Marysville Globe


Marysville's waterfront focus of Oct. 24 open house

Marysville Globe Reporter
October 8, 2012 · Updated 4:09 AM

The city of Marysville has again applied for a federal grant to clean up the Geddes Marina property, on the Ebey waterfront, and is inviting to public to an open house on the subject on Oct. 24. / Kirk Boxleitner

MARYSVILLE — The city of Marysville invites the public to an open house on Wednesday, Oct. 24, to discuss a federal grant for cleaning up the Geddes Marina property, on the Ebey waterfront, that the city bought in July of 2010.

The open house will take place from 6-7 p.m. in the large meeting room of the Marysville Library, located at 6120 Grove St.

The purpose of the meeting is to discuss the city’s application for a $200,000 Environmental Protection Agency Brownfields cleanup grant that would be used to remediate contaminated ground at the five-acre site, according to city Land Use Engineering Services Manager Shawn Smith. The property contains some types of chemicals and pollutants typical of the timber industry and marine operations that have existed along the waterfront since the late 1800s.

Smith explained that the city had previously applied for two other $200,000 EPA Brownfields cleanup grants, as well as a $550,000 EPA Brownfields multi-purpose pilot grant, that also would have been put toward the assessment and remediation of contaminated soils on the site.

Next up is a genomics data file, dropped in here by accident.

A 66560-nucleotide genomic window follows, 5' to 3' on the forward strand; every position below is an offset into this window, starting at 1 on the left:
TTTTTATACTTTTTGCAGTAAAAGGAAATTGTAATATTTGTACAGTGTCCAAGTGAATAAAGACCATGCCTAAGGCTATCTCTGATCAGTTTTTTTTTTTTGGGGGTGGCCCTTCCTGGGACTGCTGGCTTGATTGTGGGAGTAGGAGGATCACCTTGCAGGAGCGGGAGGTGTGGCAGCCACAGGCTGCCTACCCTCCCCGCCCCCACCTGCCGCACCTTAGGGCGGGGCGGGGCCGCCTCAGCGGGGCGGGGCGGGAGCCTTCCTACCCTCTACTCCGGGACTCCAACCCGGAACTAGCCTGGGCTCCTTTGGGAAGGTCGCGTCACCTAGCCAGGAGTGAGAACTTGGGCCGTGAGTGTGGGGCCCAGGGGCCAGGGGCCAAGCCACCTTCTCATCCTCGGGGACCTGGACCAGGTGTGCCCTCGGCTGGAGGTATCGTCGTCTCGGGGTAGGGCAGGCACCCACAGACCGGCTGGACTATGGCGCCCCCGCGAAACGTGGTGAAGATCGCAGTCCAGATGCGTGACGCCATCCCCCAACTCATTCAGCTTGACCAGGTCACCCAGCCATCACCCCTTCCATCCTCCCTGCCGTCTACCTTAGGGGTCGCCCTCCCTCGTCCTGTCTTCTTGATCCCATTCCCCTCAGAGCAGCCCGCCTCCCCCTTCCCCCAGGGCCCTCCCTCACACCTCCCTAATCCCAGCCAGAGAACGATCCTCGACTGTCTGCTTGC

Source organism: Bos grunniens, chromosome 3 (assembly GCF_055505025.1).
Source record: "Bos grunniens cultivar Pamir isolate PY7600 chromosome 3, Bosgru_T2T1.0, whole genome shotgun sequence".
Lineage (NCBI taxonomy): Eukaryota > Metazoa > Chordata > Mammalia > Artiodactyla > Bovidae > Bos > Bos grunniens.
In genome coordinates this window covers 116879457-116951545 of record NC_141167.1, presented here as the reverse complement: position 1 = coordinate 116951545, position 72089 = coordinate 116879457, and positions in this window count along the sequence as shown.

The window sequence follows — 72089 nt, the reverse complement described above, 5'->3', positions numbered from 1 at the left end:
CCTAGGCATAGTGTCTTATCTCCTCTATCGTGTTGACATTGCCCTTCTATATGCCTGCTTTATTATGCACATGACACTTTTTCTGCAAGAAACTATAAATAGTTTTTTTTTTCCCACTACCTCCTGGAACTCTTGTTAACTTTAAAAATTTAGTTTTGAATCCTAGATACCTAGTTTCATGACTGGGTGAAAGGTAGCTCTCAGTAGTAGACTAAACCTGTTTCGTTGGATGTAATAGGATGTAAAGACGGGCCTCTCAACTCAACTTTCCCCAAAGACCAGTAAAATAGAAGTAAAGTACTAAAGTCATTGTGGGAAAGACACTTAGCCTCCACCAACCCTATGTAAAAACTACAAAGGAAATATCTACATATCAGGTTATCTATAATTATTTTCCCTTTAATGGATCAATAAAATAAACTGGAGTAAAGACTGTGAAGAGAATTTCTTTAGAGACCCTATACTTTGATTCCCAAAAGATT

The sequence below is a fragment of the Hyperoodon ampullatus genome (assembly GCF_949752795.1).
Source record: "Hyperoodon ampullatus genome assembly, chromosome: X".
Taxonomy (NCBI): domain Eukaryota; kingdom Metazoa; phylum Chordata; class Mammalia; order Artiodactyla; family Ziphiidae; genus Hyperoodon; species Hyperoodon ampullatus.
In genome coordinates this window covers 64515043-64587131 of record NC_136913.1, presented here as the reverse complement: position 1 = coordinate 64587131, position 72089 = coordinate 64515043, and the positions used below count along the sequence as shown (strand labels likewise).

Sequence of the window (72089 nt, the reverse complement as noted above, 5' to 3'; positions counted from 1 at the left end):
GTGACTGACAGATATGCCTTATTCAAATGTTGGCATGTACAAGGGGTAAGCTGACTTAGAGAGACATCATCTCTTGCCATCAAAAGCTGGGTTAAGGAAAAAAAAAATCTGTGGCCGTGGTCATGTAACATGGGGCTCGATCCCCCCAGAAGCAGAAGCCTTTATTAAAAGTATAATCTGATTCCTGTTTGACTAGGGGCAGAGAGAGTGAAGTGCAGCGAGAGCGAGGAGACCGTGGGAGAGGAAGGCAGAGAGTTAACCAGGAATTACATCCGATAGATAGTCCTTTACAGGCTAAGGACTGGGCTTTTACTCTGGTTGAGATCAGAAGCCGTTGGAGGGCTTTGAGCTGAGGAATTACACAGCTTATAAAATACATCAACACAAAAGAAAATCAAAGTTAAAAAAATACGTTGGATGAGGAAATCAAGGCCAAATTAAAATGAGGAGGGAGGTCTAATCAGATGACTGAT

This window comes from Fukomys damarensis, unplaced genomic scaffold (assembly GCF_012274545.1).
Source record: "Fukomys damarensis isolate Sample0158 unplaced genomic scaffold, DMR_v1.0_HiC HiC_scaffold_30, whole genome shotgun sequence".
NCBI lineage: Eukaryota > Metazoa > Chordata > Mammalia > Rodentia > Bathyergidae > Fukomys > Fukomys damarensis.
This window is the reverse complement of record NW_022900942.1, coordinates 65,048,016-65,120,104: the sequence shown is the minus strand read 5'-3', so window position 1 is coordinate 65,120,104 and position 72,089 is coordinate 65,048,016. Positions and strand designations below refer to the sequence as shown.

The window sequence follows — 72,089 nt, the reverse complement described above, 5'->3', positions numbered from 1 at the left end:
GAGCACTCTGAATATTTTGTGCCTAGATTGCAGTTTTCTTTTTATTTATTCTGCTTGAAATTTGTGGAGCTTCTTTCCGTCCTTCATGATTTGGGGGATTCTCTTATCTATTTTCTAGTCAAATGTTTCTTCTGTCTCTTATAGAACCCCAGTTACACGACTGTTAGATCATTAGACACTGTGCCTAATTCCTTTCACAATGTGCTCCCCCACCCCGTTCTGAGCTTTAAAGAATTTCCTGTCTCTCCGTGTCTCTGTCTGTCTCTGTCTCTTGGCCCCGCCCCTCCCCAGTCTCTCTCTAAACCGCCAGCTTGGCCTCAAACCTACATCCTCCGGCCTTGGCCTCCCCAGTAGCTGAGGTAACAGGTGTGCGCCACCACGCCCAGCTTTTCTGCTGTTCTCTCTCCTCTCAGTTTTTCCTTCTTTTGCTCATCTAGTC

“We’re basically at the same place we were before this summer,” Smith said. “We found out this summer that our most recent grant application was unsuccessful. Given the numbers of applicants for these grants, we simply didn’t score high enough to get selected.”

Smith acknowledged that attendance at previous open houses devoted to Brownfields grants for the Geddes Marina property have been met by dwindling attendance from the citizenry, but he urged them to turn out for this meeting for the same reason that the city continues to apply for those grants.

“Our waterfront is an important part of the city’s downtown revitalization,” Smith said. “Right now, that marina is a run-down eyesore, but we’re looking to get shops and condos there, as well as a walking path to tie the boat launch park to the Qwuloolt estuary.”

Long-term cleanup at the marina at 1326 First St., just west of Ebey Waterfront Park, would include both structural and environmental work.

The EPA awarded the city with a Brownfields grant in May of 2009 to clean up the Crown Pacific/Interfor mill site at 60 State Ave. on the waterfront just east of State Avenue.

Brownfields grants are designed to help revitalize former industrial sites, turning them from problem properties to productive community use.

As Smith noted, long-term plans as identified in the city’s 2009 Downtown Master Plan would see the Ebey waterfront redeveloped with trails, apartments or condominiums, as well as some commercial development.

For more information about the grant application, contact Smith at 360-363-8224.

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